What is more, the dishes were freshly prepared. The only weird thing was they provided some Sambal chili to dip with the banana fritters – a spicy kick to an otherwise sweet dessrt. These snacks were comfort food to the group.
We had an early dinner and headed back to our hotel to have an early night to prepare for the trek the next day. This involved some repacking and making sure that our packs that we were bringing up Mount Kinabalu had the necessities and yet was light enough for us to carry.
We were met with our driver in Kundasang at our hotel the next morning and we headed off to the Kinabalu visitor centre where we registered for the climb.
It is also there where you can opt to leave your non-trekking luggage for a fee of 10 RM. You will get Kinabalu passes with your name and date of arrival once the registration is completed. You will need to present the passes again near the summit and at the end of the trek so keep these passes close at hand.
Finally, after settling our administrative items , we started up the mountain at about 9.30 a.m. There are essentially two routes up Mount Kinabalu – the Timpohon or Mesilau trail. Both trails used to be open but for now, the Mesilau trail is closed till further notice.
I am always been mightily impressed with our guides and porters during our climbs. I admired the guides for their skills in navigating the terrain and being able to gauge our team’s morale and physical endurance and react accordingly and our porters for carrying everything we need from tents to our 60L bags wearing slippers.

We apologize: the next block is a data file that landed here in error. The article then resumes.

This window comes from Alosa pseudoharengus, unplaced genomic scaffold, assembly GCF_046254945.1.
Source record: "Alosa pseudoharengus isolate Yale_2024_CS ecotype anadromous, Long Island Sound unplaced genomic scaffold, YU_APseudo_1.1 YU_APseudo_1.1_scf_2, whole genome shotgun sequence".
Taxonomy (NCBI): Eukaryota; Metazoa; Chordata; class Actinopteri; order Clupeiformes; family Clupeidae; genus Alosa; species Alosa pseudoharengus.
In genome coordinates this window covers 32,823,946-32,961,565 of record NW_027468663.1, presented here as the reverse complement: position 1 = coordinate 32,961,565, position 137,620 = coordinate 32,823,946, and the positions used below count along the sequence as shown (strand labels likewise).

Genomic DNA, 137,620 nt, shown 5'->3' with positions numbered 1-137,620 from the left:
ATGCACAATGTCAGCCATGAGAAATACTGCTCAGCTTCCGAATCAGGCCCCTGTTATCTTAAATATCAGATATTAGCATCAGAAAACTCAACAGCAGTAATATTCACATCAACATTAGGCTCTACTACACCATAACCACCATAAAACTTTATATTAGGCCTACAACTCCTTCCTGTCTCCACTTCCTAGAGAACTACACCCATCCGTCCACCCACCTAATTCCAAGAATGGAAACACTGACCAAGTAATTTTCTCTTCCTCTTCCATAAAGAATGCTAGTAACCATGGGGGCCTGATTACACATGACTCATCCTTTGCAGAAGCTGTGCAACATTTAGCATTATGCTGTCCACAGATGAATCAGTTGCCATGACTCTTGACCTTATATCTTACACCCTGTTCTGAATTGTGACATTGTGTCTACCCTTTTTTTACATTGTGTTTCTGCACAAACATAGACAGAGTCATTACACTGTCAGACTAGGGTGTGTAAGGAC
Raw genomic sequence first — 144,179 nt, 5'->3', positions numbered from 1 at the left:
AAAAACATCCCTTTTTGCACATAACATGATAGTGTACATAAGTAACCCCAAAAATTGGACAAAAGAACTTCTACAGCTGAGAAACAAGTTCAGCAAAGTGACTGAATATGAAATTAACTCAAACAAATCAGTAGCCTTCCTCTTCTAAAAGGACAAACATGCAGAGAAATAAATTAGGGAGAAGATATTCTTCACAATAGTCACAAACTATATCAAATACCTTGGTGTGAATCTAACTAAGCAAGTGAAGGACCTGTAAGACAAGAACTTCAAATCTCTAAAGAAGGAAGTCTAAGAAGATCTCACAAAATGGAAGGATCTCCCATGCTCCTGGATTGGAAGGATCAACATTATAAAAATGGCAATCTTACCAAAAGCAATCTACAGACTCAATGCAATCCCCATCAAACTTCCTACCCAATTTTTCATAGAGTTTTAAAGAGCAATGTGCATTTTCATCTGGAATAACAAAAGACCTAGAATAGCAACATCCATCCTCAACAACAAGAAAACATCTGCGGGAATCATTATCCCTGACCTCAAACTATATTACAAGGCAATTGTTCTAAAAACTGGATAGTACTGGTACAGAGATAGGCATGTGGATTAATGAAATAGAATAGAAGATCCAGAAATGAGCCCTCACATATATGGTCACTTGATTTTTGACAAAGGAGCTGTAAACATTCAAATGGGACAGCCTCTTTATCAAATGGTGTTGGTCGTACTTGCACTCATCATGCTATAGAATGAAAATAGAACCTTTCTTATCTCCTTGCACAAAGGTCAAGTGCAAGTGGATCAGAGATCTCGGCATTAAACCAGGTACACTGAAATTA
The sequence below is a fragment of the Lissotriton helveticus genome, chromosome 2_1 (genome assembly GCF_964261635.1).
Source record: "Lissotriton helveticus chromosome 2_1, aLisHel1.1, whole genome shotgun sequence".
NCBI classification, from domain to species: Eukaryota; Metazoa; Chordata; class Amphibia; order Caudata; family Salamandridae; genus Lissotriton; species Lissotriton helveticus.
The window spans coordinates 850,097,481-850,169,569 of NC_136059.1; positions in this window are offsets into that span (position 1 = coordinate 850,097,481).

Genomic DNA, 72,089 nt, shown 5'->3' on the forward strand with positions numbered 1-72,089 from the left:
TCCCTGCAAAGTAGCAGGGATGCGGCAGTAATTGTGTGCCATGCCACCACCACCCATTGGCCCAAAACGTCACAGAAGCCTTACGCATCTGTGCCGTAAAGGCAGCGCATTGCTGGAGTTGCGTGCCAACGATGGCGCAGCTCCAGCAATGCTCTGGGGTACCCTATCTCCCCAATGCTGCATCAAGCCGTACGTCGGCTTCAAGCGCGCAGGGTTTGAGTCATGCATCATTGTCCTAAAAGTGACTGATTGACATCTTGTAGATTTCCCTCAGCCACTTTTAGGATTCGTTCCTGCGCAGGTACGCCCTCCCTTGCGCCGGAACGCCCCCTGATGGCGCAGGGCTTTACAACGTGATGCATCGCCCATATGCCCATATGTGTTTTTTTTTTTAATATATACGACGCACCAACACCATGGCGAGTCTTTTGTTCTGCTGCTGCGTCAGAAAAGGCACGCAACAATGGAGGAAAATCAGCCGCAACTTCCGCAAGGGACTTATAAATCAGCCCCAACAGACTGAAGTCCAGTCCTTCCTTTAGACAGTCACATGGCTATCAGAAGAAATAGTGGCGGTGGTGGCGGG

Jahirin took it one step further and was both our guide and our porter. He was carrying no less than 3 bags from our teammates up the 2000 or so metres up the mountain.
He took it slow and steady since it was just a straight route up and caught up with the last man of the group.
The plan was to reach Pendant Hut , where we were to spend the night, before 3 pm so that we could be in time for our Via Ferrata briefing. The Via Ferrata activity was an add-on to the Kinabalu climb.
The route was generally just steps up the mountain. Because we just needed to stay the night at Pendant Hut, most of us brought a daypack with water, a change of clothes so we could sleep comfortably at night and the clothing and accessories needed the next day for the summit push at 3am.
One pack more
Plan in place, we began our journey. Barely 1 hour into the climb, our team mate needed help with his backpack. One of my other colleagues and I took turns carrying his backpack, exchanging our burdens whenever we reach a rest station.
It was really tough going and it seemed like every single step I was gasping so that enough air could reach my lungs. Nonetheless, this exercise pushed me to beyond what I knew was my physical limit and then some and enabled a greater understanding of myself. I also had a new found respect for porters in general.